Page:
Manifold meaning

mănə-fōld
Frequency:
Many and varied; of many kinds; multiple.

Our manifold failings.

adjective
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The definition of manifold is something that has many parts or facets.

An example of manifold used as an adjective is the phrase manifold reasons for poverty which refers to the many diverse and complex situtions which cause poverty.

adjective
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Having many features or forms.

Manifold intelligence.

adjective
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Being such for a variety of reasons.

A manifold traitor.

adjective
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(US, regional, in the plural) The third stomach of a ruminant animal, an omasum.
noun
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Consisting of or operating several devices of one kind at the same time.
adjective
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A whole composed of diverse elements.
noun
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A pipe or chamber having multiple apertures for making connections.
noun
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(mathematics) A topological space in which each point has a neighborhood that is equivalent to a neighborhood in Euclidean space. The surface of a sphere is a two-dimensional manifold because the neighborhood of each point is equivalent to a part of the plane.
noun
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To make several copies of, as with carbon paper.
verb
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To make manifold; multiply.
verb
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Having many and various forms, features, parts, etc.

Manifold wisdom.

adjective
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Of many sorts; many and varied; multifarious.

Manifold duties.

adjective
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Being such in many and various ways or for many reasons.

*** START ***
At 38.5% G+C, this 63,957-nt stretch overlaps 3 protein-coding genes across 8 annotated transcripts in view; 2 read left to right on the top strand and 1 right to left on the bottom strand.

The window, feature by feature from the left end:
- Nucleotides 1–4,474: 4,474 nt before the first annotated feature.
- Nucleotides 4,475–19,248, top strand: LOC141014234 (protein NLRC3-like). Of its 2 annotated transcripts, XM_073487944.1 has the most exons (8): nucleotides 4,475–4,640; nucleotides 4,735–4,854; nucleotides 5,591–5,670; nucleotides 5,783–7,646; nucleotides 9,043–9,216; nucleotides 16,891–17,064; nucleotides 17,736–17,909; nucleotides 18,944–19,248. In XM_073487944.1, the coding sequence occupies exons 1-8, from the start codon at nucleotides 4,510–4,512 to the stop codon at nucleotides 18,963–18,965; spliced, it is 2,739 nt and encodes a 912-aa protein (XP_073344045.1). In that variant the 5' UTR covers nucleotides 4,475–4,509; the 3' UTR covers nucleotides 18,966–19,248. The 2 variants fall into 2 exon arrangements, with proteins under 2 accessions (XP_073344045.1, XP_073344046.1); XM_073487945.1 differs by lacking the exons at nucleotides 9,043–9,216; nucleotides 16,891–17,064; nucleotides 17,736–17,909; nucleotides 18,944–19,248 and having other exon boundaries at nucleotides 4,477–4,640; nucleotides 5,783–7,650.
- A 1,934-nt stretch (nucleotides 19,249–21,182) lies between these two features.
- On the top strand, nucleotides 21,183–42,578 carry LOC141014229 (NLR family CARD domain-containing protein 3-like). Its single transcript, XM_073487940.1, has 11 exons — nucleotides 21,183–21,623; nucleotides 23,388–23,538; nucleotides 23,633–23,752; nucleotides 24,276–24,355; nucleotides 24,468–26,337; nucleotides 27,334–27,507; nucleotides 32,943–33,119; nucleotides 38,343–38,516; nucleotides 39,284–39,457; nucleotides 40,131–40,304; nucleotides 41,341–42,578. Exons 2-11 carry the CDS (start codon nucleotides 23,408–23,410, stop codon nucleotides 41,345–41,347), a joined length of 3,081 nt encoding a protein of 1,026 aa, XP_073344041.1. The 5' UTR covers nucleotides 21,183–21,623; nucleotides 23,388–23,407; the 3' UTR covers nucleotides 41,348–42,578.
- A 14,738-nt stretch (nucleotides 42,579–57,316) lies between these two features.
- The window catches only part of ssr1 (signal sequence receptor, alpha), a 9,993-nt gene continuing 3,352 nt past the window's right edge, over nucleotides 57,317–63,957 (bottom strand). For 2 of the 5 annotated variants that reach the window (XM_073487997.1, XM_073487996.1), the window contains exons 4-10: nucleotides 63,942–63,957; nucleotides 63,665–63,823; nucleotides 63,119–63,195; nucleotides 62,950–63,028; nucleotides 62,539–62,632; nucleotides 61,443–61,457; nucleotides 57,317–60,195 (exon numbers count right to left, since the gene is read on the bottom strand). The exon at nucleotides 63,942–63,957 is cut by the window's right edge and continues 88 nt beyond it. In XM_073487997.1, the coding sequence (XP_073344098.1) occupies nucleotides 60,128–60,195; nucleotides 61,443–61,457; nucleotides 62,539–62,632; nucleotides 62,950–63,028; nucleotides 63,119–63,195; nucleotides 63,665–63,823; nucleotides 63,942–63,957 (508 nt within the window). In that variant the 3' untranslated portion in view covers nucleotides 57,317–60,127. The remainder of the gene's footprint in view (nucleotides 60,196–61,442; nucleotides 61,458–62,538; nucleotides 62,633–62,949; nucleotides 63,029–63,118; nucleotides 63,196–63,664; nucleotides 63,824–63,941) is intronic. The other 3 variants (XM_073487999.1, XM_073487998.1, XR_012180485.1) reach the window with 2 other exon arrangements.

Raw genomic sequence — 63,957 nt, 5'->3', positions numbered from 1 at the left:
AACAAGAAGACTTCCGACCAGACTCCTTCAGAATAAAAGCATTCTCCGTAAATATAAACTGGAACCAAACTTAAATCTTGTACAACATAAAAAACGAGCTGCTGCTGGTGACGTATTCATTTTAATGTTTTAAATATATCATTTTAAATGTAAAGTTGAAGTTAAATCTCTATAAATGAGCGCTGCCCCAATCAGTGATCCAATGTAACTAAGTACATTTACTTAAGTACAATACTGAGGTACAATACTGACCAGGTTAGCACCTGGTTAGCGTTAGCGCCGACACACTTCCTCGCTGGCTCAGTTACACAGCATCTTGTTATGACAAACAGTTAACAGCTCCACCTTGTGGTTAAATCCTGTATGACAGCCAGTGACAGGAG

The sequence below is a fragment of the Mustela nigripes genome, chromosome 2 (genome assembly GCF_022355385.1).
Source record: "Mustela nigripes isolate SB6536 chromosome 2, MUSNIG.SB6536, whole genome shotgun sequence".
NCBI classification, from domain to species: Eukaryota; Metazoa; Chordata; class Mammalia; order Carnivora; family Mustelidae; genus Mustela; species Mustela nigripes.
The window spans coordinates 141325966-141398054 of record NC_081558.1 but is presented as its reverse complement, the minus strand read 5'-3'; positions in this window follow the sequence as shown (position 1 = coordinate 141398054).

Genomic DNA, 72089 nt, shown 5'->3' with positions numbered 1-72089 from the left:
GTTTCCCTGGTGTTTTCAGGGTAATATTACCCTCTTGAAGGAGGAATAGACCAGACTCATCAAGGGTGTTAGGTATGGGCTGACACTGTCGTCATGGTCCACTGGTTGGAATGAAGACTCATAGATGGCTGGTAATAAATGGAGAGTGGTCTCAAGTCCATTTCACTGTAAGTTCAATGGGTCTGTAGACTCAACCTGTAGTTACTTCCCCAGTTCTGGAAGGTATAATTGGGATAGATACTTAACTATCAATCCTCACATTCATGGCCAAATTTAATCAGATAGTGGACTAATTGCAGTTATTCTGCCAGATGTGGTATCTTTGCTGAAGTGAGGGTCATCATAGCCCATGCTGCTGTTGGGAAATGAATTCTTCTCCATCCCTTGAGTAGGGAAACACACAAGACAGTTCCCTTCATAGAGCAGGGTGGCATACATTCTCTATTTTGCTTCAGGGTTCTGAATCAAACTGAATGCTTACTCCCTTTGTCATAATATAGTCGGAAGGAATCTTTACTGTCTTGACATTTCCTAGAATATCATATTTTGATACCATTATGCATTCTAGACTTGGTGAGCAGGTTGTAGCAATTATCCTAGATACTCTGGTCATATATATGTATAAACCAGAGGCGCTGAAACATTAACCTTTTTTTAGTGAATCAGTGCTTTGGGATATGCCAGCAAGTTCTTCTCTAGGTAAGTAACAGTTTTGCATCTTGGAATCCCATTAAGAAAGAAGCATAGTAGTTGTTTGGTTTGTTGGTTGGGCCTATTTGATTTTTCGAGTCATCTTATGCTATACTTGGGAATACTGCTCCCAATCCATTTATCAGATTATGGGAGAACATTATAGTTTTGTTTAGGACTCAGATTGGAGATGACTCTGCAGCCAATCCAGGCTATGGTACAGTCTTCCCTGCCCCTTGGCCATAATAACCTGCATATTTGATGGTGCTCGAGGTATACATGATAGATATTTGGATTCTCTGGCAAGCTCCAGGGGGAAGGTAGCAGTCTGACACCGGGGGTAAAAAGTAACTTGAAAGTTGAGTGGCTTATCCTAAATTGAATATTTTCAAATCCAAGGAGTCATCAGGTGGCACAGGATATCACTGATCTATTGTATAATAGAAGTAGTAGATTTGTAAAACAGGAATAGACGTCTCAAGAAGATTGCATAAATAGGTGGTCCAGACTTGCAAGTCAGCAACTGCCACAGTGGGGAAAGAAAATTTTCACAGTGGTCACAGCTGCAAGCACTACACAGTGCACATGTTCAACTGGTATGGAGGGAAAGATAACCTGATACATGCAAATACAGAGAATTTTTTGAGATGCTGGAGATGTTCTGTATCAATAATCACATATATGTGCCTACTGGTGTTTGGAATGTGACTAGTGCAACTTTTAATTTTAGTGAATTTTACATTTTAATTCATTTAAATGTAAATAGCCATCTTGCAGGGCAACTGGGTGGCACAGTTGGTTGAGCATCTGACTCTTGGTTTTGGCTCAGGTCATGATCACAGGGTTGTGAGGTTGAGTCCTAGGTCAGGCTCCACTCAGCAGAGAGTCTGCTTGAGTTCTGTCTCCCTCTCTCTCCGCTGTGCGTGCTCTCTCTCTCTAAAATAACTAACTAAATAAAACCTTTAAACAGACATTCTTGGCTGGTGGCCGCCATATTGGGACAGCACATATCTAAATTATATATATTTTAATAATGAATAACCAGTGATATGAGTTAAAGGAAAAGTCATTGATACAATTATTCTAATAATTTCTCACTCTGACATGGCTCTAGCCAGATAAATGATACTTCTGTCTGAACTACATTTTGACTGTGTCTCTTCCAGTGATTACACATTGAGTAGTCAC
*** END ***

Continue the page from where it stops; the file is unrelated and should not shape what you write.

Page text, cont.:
A manifold villain.

adjective
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Comprising, consisting of, or operating several units or parts of one kind.
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Something that is manifold.
noun
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A pipe with one inlet and several outlets or with one outlet and several inlets, for connecting with other pipes, specif., as in an automobile, for conducting exhausts from each cylinder into a single exhaust pipe.
noun
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To make manifold; multiply.
verb
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To make more than one copy of.

To manifold a letter with carbon paper.

verb
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A topological space or surface.
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(now historical) A copy made by the manifold writing process.
noun
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(mechanics) A pipe fitting or similar device that connects multiple inputs or outputs.
noun
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(mathematics) A topological space that looks locally like the "ordinary" Euclidean space and is Hausdorff.
noun
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The manifold meanings of the simple English word 'set' are infamous among dictionary makers.

adjective
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adjective
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adjective
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Exhibited at diverse times or in various ways.

C1384 ... the manyfold grace of God. "” I Petre 4:10 (Wycliffe's Bible)

1611 The manifold wisdom of God. "” Ephesians 3:10. (w:King James Bible)

adjective
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Many times; repeatedly.
adverb
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To make manifold; multiply.
verb
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(printing) To multiply or reproduce impressions of by a single operation.
verb
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(mathematics) A manifold of the specified number of dimensions.

N-manifold.

noun
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One of several copies.
noun
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Origin of manifold

  • Middle English from Old English manigfeald manig many many -feald, -fald -fold

    From American Heritage Dictionary of the English Language, 5th Edition

  • From Middle English, from Old English maniÄ¡feald (“manifold, various, varied, complicated, numerous, abundant, plural"), from Proto-Germanic *managaz (“many") + *-falþaz (“-fold"), equivalent to many +"Ž -fold. Cognate with Middle High German manecvalt (“manifold"), Icelandic margfaldr (“multiple"). Compare also German mannigfaltig (“various"), Dutch menigvoudig (“various"), Danish mangfoldig (“diverse"), Swedish mÃ¥ngfaldig (“multiple, manifold, diverse").

    From Wiktionary

  • From Middle English manifolden, from Old English maniÄ¡fealdan (“to multiply, abound, increase, extend, reward"), equivalent to many +"Ž -fold. Cognate with Middle High German manecvalten, Icelandic margfalda (“to multiply"), Swedish mÃ¥ngfaldiga (“to manifold, reproduce").

    From Wiktionary